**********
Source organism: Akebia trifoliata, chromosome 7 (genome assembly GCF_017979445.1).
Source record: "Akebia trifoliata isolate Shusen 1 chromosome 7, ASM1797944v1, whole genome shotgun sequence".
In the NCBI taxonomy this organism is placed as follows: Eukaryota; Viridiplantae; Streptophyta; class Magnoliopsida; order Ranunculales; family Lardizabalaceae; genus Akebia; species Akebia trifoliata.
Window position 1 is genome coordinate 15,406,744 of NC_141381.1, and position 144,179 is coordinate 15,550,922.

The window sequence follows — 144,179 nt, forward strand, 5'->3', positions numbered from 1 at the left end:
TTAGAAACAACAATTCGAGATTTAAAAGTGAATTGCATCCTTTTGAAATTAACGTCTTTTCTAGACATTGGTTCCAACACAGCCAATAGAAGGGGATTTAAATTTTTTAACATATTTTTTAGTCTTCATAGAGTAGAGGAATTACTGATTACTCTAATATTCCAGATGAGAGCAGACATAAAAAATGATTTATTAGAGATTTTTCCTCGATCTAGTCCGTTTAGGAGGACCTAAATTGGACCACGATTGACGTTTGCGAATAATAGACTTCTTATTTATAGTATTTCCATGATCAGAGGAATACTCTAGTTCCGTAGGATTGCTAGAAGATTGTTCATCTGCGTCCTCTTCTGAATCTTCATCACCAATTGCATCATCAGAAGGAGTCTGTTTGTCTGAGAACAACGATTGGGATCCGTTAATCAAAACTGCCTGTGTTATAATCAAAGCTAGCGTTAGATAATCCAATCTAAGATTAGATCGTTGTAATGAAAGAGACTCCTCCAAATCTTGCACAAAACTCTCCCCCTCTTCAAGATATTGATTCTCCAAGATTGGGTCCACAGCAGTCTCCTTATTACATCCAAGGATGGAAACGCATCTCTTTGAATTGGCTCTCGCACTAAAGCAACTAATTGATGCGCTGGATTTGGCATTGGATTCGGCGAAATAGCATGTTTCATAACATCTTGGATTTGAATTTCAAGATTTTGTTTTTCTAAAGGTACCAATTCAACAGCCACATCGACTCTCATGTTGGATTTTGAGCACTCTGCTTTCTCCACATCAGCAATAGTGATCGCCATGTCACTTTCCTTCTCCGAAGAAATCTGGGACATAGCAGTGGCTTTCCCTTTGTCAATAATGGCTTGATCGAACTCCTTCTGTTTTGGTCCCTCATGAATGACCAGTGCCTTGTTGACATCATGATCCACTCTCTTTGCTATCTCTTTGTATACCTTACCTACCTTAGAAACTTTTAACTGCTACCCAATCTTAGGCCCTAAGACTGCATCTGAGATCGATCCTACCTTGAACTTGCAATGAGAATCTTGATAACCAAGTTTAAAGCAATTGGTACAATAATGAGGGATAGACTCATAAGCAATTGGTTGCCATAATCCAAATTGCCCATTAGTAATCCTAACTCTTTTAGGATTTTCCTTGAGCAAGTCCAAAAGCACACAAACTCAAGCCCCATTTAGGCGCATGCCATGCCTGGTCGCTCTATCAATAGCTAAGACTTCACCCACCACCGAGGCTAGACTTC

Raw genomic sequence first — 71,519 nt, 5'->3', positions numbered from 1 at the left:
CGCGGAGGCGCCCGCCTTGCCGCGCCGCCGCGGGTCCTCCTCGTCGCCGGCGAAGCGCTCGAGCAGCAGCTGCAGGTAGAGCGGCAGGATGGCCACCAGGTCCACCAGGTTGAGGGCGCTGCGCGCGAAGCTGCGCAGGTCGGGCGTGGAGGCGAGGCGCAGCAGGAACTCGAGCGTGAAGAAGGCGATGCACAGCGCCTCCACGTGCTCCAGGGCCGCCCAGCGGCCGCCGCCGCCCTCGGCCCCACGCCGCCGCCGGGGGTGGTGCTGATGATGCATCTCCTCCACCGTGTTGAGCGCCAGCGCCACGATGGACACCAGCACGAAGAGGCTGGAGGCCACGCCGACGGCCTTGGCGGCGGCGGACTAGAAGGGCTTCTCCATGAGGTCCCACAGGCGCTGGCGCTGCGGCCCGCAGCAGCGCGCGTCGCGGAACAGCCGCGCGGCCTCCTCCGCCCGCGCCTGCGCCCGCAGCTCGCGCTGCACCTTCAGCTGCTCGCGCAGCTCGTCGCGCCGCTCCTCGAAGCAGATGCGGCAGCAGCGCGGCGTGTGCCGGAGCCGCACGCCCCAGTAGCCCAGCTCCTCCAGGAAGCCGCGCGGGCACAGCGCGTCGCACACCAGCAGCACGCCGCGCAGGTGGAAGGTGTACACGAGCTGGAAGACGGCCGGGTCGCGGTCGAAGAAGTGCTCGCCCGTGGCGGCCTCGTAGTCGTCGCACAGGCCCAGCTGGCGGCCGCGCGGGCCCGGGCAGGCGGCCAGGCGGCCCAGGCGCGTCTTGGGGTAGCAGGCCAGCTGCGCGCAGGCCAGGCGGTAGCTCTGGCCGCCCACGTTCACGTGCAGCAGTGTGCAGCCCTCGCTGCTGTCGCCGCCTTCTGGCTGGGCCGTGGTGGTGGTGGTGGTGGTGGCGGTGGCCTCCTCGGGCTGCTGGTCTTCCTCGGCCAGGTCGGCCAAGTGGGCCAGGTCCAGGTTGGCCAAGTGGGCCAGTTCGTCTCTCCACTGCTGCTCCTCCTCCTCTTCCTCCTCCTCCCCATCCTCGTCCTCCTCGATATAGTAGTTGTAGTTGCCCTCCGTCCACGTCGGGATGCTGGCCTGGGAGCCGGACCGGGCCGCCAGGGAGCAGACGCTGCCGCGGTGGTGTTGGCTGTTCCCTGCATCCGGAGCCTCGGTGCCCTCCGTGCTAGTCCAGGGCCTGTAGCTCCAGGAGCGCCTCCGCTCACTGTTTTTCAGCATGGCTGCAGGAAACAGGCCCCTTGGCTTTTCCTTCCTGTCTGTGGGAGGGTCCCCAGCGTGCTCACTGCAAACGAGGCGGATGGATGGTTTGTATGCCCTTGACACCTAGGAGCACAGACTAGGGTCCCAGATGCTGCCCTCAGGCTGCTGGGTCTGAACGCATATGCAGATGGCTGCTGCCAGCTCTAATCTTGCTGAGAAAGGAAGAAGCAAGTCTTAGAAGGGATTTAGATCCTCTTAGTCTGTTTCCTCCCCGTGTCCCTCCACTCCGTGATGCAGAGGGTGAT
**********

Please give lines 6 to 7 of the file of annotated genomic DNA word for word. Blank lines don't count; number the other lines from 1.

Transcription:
TTAGAAACAACAATTCGAGATTTAAAAGTGAATTGCATCCTTTTGAAATTAACGTCTTTTCTAGACATTGGTTCCAACACAGCCAATAGAAGGGGATTTAAATTTTTTAACATATTTTTTAGTCTTCATAGAGTAGAGGAATTACTGATTACTCTAATATTCCAGATGAGAGCAGACATAAAAAATGATTTATTAGAGATTTTTCCTCGATCTAGTCCGTTTAGGAGGACCTAAATTGGACCACGATTGACGTTTGCGAATAATAGACTTCTTATTTATAGTATTTCCATGATCAGAGGAATACTCTAGTTCCGTAGGATTGCTAGAAGATTGTTCATCTGCGTCCTCTTCTGAATCTTCATCACCAATTGCATCATCAGAAGGAGTCTGTTTGTCTGAGAACAACGATTGGGATCCGTTAATCAAAACTGCCTGTGTTATAATCAAAGCTAGCGTTAGATAATCCAATCTAAGATTAGATCGTTGTAATGAAAGAGACTCCTCCAAATCTTGCACAAAACTCTCCCCCTCTTCAAGATATTGATTCTCCAAGATTGGGTCCACAGCAGTCTCCTTATTACATCCAAGGATGGAAACGCATCTCTTTGAATTGGCTCTCGCACTAAAGCAACTAATTGATGCGCTGGATTTGGCATTGGATTCGGCGAAATAGCATGTTTCATAACATCTTGGATTTGAATTTCAAGATTTTGTTTTTCTAAAGGTACCAATTCAACAGCCACATCGACTCTCATGTTGGATTTTGAGCACTCTGCTTTCTCCACATCAGCAATAGTGATCGCCATGTCACTTTCCTTCTCCGAAGAAATCTGGGACATAGCAGTGGCTTTCCCTTTGTCAATAATGGCTTGATCGAACTCCTTCTGTTTTGGTCCCTCATGAATGACCAGTGCCTTGTTGACATCATGATCCACTCTCTTTGCTATCTCTTTGTATACCTTACCTACCTTAGAAACTTTTAACTGCTACCCAATCTTAGGCCCTAAGACTGCATCTGAGATCGATCCTACCTTGAACTTGCAATGAGAATCTTGATAACCAAGTTTAAAGCAATTGGTACAATAATGAGGGATAGACTCATAAGCAATTGGTTGCCATAATCCAAATTGCCCATTAGTAATCCTAACTCTTTTAGGATTTTCCTTGAGCAAGTCCAAAAGCACACAAACTCAAGCCCCATTTAGGCGCATGCCATGCCTGGTCGCTCTATCAATAGCTAAGACTTCACCCACCACCGAGGCTAGACTTC

Raw genomic sequence first — 71,519 nt, 5'->3', positions numbered from 1 at the left: